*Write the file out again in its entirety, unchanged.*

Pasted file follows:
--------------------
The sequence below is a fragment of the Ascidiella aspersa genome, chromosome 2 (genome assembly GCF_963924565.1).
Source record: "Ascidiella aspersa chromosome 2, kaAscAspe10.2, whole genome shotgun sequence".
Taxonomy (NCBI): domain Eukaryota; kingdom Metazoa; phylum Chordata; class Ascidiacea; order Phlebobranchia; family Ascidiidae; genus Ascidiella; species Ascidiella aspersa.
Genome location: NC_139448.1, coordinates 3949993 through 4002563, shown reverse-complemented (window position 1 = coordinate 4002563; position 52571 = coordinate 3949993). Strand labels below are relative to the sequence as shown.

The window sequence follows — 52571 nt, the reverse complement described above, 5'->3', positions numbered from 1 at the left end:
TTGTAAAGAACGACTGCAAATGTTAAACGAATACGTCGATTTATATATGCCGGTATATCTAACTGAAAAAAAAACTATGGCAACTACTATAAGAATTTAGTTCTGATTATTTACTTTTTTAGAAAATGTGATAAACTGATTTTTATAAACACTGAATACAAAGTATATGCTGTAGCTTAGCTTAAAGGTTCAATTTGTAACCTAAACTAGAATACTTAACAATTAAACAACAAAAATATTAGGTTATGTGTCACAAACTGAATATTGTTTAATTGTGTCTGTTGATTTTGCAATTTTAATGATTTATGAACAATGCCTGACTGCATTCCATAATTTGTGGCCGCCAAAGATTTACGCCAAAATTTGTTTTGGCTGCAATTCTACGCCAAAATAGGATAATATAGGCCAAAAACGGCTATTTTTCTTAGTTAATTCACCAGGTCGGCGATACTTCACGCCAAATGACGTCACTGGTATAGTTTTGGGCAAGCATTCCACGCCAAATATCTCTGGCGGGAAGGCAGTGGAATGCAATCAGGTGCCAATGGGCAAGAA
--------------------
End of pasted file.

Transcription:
The sequence below is a fragment of the Ascidiella aspersa genome, chromosome 2 (genome assembly GCF_963924565.1).
Source record: "Ascidiella aspersa chromosome 2, kaAscAspe10.2, whole genome shotgun sequence".
Taxonomy (NCBI): domain Eukaryota; kingdom Metazoa; phylum Chordata; class Ascidiacea; order Phlebobranchia; family Ascidiidae; genus Ascidiella; species Ascidiella aspersa.
Genome location: NC_139448.1, coordinates 3949993 through 4002563, shown reverse-complemented (window position 1 = coordinate 4002563; position 52571 = coordinate 3949993). Strand labels below are relative to the sequence as shown.

The window sequence follows — 52571 nt, the reverse complement described above, 5'->3', positions numbered from 1 at the left end:
TTGTAAAGAACGACTGCAAATGTTAAACGAATACGTCGATTTATATATGCCGGTATATCTAACTGAAAAAAAAACTATGGCAACTACTATAAGAATTTAGTTCTGATTATTTACTTTTTTAGAAAATGTGATAAACTGATTTTTATAAACACTGAATACAAAGTATATGCTGTAGCTTAGCTTAAAGGTTCAATTTGTAACCTAAACTAGAATACTTAACAATTAAACAACAAAAATATTAGGTTATGTGTCACAAACTGAATATTGTTTAATTGTGTCTGTTGATTTTGCAATTTTAATGATTTATGAACAATGCCTGACTGCATTCCATAATTTGTGGCCGCCAAAGATTTACGCCAAAATTTGTTTTGGCTGCAATTCTACGCCAAAATAGGATAATATAGGCCAAAAACGGCTATTTTTCTTAGTTAATTCACCAGGTCGGCGATACTTCACGCCAAATGACGTCACTGGTATAGTTTTGGGCAAGCATTCCACGCCAAATATCTCTGGCGGGAAGGCAGTGGAATGCAATCAGGTGCCAATGGGCAAGAA